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June 22, 2017
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Credit Bureaus Roll Out VantageScore Credit Scoring System

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The nation's big credit reporting agencies announced recently that they were launching a standardized credit score — with grades from A to F — to make it easier for both lenders and consumers to understand the often-misunderstood ratings.

The new VantageScore from Equifax, Experian and TransUnion is intended as an alternative — and competitor — to the three-digit FICO score calculated by Fair Isaac Corp.

On March 14 the three bureaus announced that they have collaborated on a new credit scoring system "to benefit consumers and credit grantors." The new system named VantageScore is, according to Equifax, "a direct result of market demand for a more consistent and objective approach to credit scoring methodology across all three national credit reporting companies."

The new system will probably still result in variations from credit bureau to credit bureau, but such variance "will be attributed to data differences within each of the consumer credit files and not to the structure of the scoring model or data interpretation." David Rubinger, speaking for Equifax, said that the new score was expected to reduce the variance by about 30 percent from what it was under the previous model.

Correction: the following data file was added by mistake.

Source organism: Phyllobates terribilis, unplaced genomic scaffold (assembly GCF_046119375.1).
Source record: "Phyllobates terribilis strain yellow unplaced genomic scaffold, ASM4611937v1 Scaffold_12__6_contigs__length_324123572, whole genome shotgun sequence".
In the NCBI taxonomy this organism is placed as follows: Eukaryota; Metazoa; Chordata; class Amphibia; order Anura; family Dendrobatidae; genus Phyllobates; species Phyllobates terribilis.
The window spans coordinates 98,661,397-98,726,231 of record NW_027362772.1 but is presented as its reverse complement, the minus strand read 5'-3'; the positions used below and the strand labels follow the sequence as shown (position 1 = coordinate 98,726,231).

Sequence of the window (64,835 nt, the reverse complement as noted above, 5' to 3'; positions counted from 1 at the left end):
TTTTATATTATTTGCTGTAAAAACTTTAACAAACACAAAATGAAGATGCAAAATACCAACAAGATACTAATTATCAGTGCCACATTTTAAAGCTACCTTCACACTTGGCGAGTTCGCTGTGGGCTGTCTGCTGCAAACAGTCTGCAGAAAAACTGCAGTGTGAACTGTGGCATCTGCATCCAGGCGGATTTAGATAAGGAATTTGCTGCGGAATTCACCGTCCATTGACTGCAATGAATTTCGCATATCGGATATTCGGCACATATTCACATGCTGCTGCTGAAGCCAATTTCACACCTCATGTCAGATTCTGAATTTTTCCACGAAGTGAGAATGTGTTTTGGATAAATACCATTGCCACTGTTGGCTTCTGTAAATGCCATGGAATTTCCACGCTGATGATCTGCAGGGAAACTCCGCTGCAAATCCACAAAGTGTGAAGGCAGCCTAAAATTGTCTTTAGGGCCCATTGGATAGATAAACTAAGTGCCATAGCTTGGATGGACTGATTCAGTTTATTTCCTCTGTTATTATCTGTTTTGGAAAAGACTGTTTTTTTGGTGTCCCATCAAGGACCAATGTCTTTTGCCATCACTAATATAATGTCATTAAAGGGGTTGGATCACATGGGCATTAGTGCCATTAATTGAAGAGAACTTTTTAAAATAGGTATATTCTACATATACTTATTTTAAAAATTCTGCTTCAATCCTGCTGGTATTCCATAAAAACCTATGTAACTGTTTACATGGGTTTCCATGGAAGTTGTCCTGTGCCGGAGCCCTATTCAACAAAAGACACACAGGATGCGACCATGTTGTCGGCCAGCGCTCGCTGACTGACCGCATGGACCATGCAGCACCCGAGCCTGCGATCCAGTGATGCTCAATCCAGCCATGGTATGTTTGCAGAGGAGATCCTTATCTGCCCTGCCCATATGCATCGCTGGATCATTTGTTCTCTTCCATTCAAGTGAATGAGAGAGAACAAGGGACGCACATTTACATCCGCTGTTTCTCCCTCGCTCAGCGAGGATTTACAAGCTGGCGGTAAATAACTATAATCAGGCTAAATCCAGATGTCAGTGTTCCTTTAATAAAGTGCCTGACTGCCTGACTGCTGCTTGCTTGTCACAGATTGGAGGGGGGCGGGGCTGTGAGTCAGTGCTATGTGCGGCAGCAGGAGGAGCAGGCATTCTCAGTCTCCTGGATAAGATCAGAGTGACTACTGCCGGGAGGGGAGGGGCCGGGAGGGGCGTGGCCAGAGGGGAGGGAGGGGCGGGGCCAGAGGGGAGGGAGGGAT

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The three bureaus have formed a new entity, VantageScore Solutions, LLC, but will each continue to market and sell scores separately through a licensing agreement with VantageScore.

VantageScore will use a larger range of scores than FICO which calculates its score in a range from approximately 300 to 850 although we suppose it is possible to have such a bad credit history that the 300 floor could cease to exist. These scores were based largely (a total of 65 percent) on payment history and total indebtedness with lesser weight given to length of credit history, amount of recent credit, and the types of debt.

In an example from FICO's website, a top score could save a borrower over 15 basis points on a typical loan over a rate which would be available so a borrower with a score in the low 600s. Presumably any borrower with even a lower score would have to deal with lenders outside of, shall we say, the normal sphere of the banking industry.

The new VantageScore will range from 500 to 990. VantageScore will also group scores into alphabetic categories covering a 100 point range that will return lenders to a more refined version of the old A, B, C credit rankings. Thus, from 501 to 600 points the borrower will be branded as having "F" credit while at 901 plus the grade will be an A. There is at this point no indication of what the national distribution will be - under FICO the median score is 723 - nor where borrowers' potential interest rates will fall along the spectrum. The bureaus declined to reveal how various inputs such as delinquency or amount of debt would be weighted on the scale.

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